10 Tips on California Law Expense Reimbursement Time Limit

By: Brad Nakase, Attorney

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Kathy works as an administrative assistant at an office in Venice Beach. She is in charge of maintain files, scheduling client appointments, and organizing and ordering office supplies. One day, the office is having a party to celebrate a successful sales quarter. The manager of the office, Howard, asks Kathy to use her DoorDash account to order a few dozen donuts and coffee from Dunkin. Kathy ends up spending $150 on the food using her personal credit card. When Kathy receives her paycheck the next month, she notes that she has not been reimbursed for the coffee and donuts she bought for the office. When she asks her employer for reimbursement, Howard gets irritated, saying that she shouldn’t stress over such a small amount. He tells her that “small” expenses like food and drink are simply part of Kathy’s job duties, and that he doesn’t owe her any money. When Kathy threatens to sue, Howard says that the company has a two-day limit for requesting reimbursement, and Kathy never asked for it. Kathy reviews the employment handbook and finds that the office does not, in fact, have any reimbursement time limits. She finds a lawyer and sues Howard for failing to reimburse her.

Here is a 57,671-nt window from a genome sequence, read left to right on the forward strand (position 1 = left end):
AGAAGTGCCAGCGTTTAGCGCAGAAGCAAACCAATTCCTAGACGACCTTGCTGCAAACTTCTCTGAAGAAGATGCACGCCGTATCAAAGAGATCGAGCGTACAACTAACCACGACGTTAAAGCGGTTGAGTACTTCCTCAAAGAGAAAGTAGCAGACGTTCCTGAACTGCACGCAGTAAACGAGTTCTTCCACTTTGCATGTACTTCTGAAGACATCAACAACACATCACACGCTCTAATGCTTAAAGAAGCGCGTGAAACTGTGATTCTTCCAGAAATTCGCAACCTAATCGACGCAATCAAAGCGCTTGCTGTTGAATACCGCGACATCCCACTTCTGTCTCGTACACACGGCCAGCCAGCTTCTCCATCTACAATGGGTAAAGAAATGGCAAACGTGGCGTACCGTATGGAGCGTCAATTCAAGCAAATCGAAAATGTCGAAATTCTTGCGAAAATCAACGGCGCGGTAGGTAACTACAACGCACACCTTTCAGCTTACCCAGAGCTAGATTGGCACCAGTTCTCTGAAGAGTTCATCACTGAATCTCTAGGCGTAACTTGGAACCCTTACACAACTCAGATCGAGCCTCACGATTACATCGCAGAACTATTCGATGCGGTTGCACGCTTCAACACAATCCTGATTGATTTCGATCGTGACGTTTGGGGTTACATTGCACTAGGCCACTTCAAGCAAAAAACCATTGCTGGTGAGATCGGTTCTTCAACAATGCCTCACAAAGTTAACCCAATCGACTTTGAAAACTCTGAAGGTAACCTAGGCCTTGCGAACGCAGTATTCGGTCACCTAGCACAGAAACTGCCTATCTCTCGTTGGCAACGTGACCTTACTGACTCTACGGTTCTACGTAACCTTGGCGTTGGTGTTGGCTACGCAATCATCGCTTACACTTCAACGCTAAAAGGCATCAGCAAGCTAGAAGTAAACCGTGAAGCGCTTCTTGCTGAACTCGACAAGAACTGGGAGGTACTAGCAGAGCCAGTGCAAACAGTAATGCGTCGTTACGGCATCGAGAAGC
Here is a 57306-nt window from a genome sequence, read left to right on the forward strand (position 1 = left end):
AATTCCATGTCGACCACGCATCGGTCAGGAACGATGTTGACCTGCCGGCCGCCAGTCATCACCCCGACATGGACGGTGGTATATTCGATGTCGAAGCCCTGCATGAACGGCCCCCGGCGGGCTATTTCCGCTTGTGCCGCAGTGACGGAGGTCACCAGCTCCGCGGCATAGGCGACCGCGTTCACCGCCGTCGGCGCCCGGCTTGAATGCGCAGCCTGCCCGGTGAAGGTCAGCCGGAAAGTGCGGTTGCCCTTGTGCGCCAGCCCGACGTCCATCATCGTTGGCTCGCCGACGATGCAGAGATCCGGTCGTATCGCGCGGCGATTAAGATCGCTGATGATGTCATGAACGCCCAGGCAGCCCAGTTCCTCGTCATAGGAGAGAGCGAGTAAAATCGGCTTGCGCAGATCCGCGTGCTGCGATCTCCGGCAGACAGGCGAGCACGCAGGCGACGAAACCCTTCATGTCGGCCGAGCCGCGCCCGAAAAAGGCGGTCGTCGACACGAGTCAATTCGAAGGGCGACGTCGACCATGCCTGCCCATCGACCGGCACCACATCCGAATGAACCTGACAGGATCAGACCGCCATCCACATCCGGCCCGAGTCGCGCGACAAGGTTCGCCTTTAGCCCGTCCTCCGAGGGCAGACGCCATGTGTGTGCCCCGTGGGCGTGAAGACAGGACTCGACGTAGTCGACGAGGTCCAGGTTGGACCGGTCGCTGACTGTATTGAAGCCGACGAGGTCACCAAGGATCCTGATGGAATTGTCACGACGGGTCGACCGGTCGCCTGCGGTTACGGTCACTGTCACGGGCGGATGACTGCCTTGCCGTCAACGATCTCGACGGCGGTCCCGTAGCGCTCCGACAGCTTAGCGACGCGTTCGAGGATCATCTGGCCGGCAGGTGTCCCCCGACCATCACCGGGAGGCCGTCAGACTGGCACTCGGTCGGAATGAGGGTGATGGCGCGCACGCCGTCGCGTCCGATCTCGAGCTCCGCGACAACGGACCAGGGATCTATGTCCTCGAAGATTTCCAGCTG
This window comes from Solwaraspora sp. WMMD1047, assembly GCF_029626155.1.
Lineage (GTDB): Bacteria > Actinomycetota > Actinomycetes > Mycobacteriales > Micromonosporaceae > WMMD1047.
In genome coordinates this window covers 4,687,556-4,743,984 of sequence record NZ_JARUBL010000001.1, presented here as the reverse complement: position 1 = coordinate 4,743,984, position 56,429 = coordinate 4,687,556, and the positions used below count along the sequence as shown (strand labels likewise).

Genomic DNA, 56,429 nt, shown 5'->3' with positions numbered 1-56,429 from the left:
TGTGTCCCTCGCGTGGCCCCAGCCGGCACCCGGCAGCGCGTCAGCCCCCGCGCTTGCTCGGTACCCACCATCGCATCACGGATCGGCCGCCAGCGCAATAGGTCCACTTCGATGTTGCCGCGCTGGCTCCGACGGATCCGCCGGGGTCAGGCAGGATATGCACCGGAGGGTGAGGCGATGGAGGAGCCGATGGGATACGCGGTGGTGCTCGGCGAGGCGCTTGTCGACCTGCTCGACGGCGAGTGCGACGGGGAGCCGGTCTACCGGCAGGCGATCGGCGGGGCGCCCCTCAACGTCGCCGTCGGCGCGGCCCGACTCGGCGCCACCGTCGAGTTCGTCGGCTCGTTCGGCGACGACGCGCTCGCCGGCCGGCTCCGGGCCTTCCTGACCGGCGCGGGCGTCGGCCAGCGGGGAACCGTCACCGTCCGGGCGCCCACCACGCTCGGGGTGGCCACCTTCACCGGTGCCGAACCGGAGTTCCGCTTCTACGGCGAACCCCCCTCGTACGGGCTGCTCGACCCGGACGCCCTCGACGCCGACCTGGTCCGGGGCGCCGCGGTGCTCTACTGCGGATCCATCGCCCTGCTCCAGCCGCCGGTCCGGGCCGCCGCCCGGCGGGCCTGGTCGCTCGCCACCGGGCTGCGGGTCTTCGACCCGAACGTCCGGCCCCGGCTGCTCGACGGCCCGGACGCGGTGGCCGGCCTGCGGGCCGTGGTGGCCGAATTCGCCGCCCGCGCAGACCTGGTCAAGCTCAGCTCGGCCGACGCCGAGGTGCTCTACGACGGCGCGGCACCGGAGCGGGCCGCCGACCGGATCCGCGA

Under California labor law, employers are required to reimburse employees for business expenses made during the course of their employment, so long as they are necessary and reasonable in nature. This means that an employer must pay an employee back for any financial losses the employee accepted as part of doing his or her job.

Example: Mikel is the manager of an office in Lomita. Whenever the office is running short on paper and their delivery isn’t due for a while, he asks his assistant, Kylie, to run off to Staples and buy some boxes. Mikel makes sure to reimburse Kylie, paying her back for the paper she buys for the office.

1. Employee Expense Reimbursement Laws

Under California law, specifically Labor Code Section 2802, an employee must receive expense reimbursements for work-related expenses. Employers are legally required to pay employees back for “necessary” and “reasonable” costs accepted “in direct consequence of the discharge of the duties.”

The purpose of the law is to ensure that California employers do not force their employees to cover operating expenses.

Example: Patty runs a small tutoring company. Patty likes looking for ways to save money because running a business is expensive. She decides to have her employees pay for necessary supplies like paper, pencils, and even textbooks. She thinks that because they work for the company, they also have a responsibility to make sure it runs properly. Unfortunately for Patty, this practice is illegal under California Labor Code, Section 2802. If her employees buy materials necessary for the operation of her business, she is required to reimburse them for those expenses.

In California, an employer is allowed to refuse to reimburse an employee if he or she believes the work-related expenses were not “necessary” or “reasonable.” What is the definition of a necessary and reasonable expense? It depends on a few factors, including:

  • The employee’s job description